[Humanist] 31.463 pubs: modelling

Humanist Discussion Group willard.mccarty at mccarty.org.uk
Wed Dec 13 07:51:09 CET 2017

                 Humanist Discussion Group, Vol. 31, No. 463.
            Department of Digital Humanities, King's College London
                Submit to: humanist at lists.digitalhumanities.org

        Date: Tue, 12 Dec 2017 09:12:23 +0000
        From: "Gelfert, Axel Heinz" <a.gelfert at TU-BERLIN.DE>
        Subject: CfP: 'Exploratory Models and Exploratory Modelling in Science', special issue of Perspectives on Science
        In-Reply-To: <1513040437768.93593 at tu-berlin.de>

Call for Papers: Special Issue of Perspectives on Science

THEME: Exploratory Models and Exploratory Modelling in Science

GUEST EDITORS: Axel Gelfert, Grant Fisher, Friedrich Steinle

Unlike scientific experimentation, whose frequent exploratory uses have garnered considerable attention from historians and philosophers of science over the past two decades (cf. Steinle 1997, Burian 1997), the exploratory character of scientific models and scientific modelling has only recently begun to receive systematic treatment. Over the last couple of years, a number of case studies have deployed the labels 'exploratory models' or 'exploratory modelling' (e.g. Fisher 2016, Shech 2017) to describe episodes of scientific modelling during which the existence of an accepted body of theoretical knowledge cannot be assumed, or is itself at issue. In addition, there have been attempts to distinguish between, and classify, different exploratory functions of scientific models (Gelfert 2016), such as their use as starting points for future inquiry, as proofs of principle (e.g. regarding the viability of a proposed new method), as potential explanations, and as ways of testing the suitability and epistemic stability of the purported target system. Implicit in this taxonomy is the acknowledgement that any initial list of exploratory uses of scientific models is likely to be incomplete and itself subject to revision.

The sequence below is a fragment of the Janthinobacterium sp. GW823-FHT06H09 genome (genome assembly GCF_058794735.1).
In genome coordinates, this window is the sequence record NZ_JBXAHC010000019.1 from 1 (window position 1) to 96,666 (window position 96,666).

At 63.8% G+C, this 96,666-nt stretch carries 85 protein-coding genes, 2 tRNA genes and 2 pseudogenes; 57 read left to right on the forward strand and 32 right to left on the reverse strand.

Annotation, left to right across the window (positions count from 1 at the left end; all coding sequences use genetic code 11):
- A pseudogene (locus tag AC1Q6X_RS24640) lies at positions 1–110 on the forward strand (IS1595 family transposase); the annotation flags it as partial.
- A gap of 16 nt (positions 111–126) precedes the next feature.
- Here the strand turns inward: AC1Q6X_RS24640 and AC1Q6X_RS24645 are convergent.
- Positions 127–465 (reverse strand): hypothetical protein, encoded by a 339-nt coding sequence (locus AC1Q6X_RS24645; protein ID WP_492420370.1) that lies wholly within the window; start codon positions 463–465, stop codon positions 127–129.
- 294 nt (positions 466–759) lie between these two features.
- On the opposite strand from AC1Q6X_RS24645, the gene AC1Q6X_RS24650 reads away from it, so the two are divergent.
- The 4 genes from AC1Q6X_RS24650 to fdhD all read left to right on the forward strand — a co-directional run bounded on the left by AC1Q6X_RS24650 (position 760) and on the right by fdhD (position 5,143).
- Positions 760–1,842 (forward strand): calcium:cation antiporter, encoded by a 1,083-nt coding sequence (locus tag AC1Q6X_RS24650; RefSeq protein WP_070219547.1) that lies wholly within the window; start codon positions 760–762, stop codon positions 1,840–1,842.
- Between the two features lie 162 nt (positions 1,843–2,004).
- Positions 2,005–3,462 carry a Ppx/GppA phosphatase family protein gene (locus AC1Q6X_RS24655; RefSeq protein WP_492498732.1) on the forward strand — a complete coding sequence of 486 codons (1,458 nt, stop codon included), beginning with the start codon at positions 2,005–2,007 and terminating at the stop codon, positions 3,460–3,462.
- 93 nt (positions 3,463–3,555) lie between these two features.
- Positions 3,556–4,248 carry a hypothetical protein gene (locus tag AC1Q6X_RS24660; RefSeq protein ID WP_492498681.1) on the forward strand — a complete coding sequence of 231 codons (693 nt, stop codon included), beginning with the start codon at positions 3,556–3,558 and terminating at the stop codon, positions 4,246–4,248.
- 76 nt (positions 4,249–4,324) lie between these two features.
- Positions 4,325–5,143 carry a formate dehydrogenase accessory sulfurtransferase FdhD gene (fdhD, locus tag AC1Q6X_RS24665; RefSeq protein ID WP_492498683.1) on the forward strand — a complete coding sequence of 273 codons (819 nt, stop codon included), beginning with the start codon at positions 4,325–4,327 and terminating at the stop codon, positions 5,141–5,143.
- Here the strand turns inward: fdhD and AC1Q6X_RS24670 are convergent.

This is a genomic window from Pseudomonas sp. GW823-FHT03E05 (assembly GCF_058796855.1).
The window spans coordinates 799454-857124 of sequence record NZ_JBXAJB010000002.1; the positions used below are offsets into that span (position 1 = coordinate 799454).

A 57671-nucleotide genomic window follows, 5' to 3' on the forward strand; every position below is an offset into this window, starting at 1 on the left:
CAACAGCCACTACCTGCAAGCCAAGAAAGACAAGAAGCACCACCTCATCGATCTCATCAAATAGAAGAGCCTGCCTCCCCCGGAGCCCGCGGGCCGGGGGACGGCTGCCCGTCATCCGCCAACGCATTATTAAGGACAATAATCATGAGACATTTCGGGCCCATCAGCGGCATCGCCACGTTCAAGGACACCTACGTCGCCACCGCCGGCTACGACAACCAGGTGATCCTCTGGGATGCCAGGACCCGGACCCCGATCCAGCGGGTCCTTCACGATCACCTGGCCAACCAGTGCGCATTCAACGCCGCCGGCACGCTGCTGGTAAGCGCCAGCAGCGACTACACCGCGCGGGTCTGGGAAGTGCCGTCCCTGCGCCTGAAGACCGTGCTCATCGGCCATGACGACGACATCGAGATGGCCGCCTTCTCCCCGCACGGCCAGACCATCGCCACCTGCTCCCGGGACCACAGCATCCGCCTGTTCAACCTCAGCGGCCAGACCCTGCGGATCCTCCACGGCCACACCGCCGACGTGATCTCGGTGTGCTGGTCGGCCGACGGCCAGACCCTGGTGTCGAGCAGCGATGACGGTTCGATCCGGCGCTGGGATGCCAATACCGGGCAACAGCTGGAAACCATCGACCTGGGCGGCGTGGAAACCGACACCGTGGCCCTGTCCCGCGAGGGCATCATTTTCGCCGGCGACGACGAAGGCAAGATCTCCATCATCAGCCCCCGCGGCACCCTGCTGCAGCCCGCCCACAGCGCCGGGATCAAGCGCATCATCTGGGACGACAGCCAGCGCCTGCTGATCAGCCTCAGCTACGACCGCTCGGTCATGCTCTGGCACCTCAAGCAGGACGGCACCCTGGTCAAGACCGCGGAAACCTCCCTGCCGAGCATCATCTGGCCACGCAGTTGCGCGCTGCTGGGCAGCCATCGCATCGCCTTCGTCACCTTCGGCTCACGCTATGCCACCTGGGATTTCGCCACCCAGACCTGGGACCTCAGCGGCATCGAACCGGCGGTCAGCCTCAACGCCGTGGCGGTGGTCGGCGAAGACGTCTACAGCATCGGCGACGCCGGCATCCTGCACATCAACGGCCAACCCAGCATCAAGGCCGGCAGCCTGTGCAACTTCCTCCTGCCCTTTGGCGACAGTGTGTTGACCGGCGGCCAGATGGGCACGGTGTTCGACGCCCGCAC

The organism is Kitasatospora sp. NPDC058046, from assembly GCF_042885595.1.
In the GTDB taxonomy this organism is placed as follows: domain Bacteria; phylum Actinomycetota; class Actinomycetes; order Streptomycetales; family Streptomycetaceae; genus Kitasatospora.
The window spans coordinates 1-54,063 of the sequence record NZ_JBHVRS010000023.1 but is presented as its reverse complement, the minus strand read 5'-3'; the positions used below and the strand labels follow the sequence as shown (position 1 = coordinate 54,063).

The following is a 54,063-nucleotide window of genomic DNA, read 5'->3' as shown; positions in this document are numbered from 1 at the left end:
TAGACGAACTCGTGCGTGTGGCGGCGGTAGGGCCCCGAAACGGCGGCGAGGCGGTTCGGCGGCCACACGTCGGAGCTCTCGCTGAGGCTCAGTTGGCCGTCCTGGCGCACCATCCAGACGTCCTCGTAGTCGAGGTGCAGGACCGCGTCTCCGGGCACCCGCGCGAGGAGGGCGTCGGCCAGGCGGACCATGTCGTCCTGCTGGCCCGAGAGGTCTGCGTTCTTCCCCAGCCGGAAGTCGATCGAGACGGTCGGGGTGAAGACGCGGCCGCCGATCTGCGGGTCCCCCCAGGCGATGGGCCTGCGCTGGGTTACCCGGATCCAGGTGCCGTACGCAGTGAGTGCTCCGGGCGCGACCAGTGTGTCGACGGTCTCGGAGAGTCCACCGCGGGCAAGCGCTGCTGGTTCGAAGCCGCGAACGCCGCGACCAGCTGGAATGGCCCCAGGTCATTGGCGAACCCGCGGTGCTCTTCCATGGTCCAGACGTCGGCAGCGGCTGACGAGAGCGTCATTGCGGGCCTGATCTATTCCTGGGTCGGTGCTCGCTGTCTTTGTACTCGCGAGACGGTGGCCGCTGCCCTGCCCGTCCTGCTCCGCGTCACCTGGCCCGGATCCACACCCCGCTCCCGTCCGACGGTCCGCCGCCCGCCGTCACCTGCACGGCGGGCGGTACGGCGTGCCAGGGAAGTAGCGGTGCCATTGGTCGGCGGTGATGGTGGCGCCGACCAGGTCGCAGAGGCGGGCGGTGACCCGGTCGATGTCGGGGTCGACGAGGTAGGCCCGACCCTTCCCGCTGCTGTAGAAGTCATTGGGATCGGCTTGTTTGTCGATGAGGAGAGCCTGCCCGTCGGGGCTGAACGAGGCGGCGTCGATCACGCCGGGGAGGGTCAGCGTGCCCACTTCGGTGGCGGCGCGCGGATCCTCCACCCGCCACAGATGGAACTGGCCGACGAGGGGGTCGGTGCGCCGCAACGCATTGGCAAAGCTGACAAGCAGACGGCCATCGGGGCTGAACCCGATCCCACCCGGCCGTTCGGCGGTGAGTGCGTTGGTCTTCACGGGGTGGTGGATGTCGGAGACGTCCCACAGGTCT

Labelling any episode of scientific research - including cases of scientific modelling - 'exploratory' is intended to convey more than just a sense of its priority in the chronological order of events. Rather, the label 'exploratory' pertains to a particular mode of doing science: one that aims at getting a grasp of a phenomenon or scientific problem in the absence of a well-understood and workable theory of the domain in question. By contrast, in those cases that have traditionally received the most attention - especially from philosophers of science - it is typically assumed that a significant prior body of theoretical knowledge is available and, in turn, suggests (not by itself, but in the hands of appropriately trained scientists) a way of rendering the phenomenon theoretically tractable, at least in principle. In exploratory research, this assumption is acknowledged to be no longer tenable. Also, while the term 'exploratory model' can be expected to have significant overlap with related notions (such as 'toy model', 'minimal model', or 'substitute model'), it would be hasty to assimilate the former to the latter: exploration is neither a matter of mere chronology, nor of degree of abstraction or realism.

The proposed special issue aims to deepen our appreciation of the extent to which scientific models can serve as exploratory tools and to sharpen our understanding of what - beyond their empirical performance - makes some exploratory models more fruitful than others. Finally, an important concern will be with the legitimacy and the limitations of exploratory models (and of claims derived on their basis).

We welcome submissions that integrate historical, philosophical, and sociological perspectives and engage with recent scholarship on the matter. The overarching goal is to foster an interdisciplinary conversation concerning the character, potential, and limitations of the practice of exploratory modelling.

Submissions should be sent to a.gelfert at tu-berlin.de, no later than 30 June 2018.

Submissions should not exceed 7,500 words, include a 200-word abstract, be prepared in accordance with the journal's formatting guidelines <http://www.mitpressjournals.org/journals/posc/sub>, and must be prepared for blind review.

For enquiries, please contact the guest editors.

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